Spain: We were told Snowden was on Bolivia plane

July 6, 2013 - 11:35 AM
Bolivia NSA Surveillance

Aymara women hold a posters of Bolivia's President Evo Morales during a welcome ceremony for presidents attending an extraordinary meeting in Cochabamba, Bolivia, Thursday, July 4, 2013. Leaders of Uruguay, Ecuador, Surinam, Argentina and Venezuela are meeting in Bolivia Thursday in support of Morales, who said Thursday that the rerouting of his plane in Europe, over suspicions that National Security Agency leaker Edward Snowden was on board was a plot by the U.S. to intimidate him and other Latin American leaders. (AP Photo/Juan Karita)

MADRID (AP) — Spain on Friday said it had been warned along with other European countries that former U.S. intelligence worker Edward Snowden was aboard the Bolivian presidential plane this week, an acknowledgement that the manhunt for the fugitive leaker had something to do with the plane's unexpected diversion to Austria.

It is unclear whether the United States, which has told its European allies that it wants Snowden back, warned Madrid about the Bolivian president's plane. U.S. officials will not detail their conversations with European countries, except to say that they have stated the U.S.'s general position that it wants Snowden back.

President Barack Obama has publicly displayed a relaxed attitude toward Snowden's movements, saying last month that he wouldn't be "scrambling jets to get a 29-year-old hacker."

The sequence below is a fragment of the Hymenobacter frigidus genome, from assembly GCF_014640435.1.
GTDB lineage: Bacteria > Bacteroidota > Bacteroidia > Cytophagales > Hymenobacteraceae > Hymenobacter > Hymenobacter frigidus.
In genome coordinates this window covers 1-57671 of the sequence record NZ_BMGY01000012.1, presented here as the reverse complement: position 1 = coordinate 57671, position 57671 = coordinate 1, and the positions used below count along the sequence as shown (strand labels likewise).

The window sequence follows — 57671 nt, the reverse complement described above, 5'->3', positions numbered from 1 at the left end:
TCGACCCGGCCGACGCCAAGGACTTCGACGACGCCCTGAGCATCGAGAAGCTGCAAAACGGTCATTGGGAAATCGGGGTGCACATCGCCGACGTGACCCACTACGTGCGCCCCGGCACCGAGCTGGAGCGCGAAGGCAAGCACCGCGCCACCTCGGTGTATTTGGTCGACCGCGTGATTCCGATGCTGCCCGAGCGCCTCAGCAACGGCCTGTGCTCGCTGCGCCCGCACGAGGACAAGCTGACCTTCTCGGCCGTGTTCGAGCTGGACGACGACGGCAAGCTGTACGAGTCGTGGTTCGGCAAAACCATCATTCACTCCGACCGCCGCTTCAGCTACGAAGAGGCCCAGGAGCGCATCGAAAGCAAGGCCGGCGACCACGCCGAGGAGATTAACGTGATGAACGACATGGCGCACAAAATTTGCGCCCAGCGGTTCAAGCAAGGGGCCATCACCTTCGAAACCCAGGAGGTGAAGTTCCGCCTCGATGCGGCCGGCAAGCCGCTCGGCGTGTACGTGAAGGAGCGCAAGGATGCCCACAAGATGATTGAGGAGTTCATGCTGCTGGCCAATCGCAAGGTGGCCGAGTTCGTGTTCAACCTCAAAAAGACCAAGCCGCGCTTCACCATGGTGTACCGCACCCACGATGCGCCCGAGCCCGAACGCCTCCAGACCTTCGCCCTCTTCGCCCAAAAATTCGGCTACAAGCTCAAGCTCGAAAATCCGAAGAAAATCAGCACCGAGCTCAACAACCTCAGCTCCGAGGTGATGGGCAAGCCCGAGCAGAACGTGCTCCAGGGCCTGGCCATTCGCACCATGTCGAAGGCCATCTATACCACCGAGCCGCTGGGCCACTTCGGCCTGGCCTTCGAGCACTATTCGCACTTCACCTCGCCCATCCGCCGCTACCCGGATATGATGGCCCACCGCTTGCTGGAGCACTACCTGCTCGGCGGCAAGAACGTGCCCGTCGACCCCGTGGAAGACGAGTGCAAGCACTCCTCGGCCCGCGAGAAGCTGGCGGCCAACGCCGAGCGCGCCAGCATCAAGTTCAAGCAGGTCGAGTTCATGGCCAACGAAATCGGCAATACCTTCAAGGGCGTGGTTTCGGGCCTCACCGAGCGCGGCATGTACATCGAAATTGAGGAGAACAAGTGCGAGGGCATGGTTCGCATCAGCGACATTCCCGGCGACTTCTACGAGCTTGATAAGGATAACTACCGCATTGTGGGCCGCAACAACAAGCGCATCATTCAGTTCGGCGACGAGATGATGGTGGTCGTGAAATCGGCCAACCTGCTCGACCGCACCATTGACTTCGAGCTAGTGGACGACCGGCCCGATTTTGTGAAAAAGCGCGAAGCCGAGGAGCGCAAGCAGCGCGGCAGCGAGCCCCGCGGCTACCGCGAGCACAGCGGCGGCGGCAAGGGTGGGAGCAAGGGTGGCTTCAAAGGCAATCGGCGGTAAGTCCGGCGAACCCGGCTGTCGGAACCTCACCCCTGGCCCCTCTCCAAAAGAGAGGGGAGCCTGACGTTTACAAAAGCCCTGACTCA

But the drama surrounding the flight of Bolivian President Evo Morales, whose plane was abruptly rerouted to Vienna after apparently being denied permission to fly over France, suggests that pressure is being applied behind the scenes.

Spanish Foreign Minister Jose Manuel Garcia-Margallo told Spanish National Television that "they told us that the information was clear, that he was inside."

He did not identify who "they" were and declined to say whether he had been in contact with the U.S. But he said that European countries' decisions were based on the tip. France has since sent a letter of apology to the Bolivian government.

Meanwhile, secret-spilling website WikiLeaks said that Snowden, who is still believed to be stuck in a Moscow airport's transit area, had put in asylum applications to six new countries.

The organization said in a message posted to Twitter on Friday that it wouldn't be identifying the countries involved "due to attempted U.S. interference."

A number of countries have already rejected asylum applications from Snowden.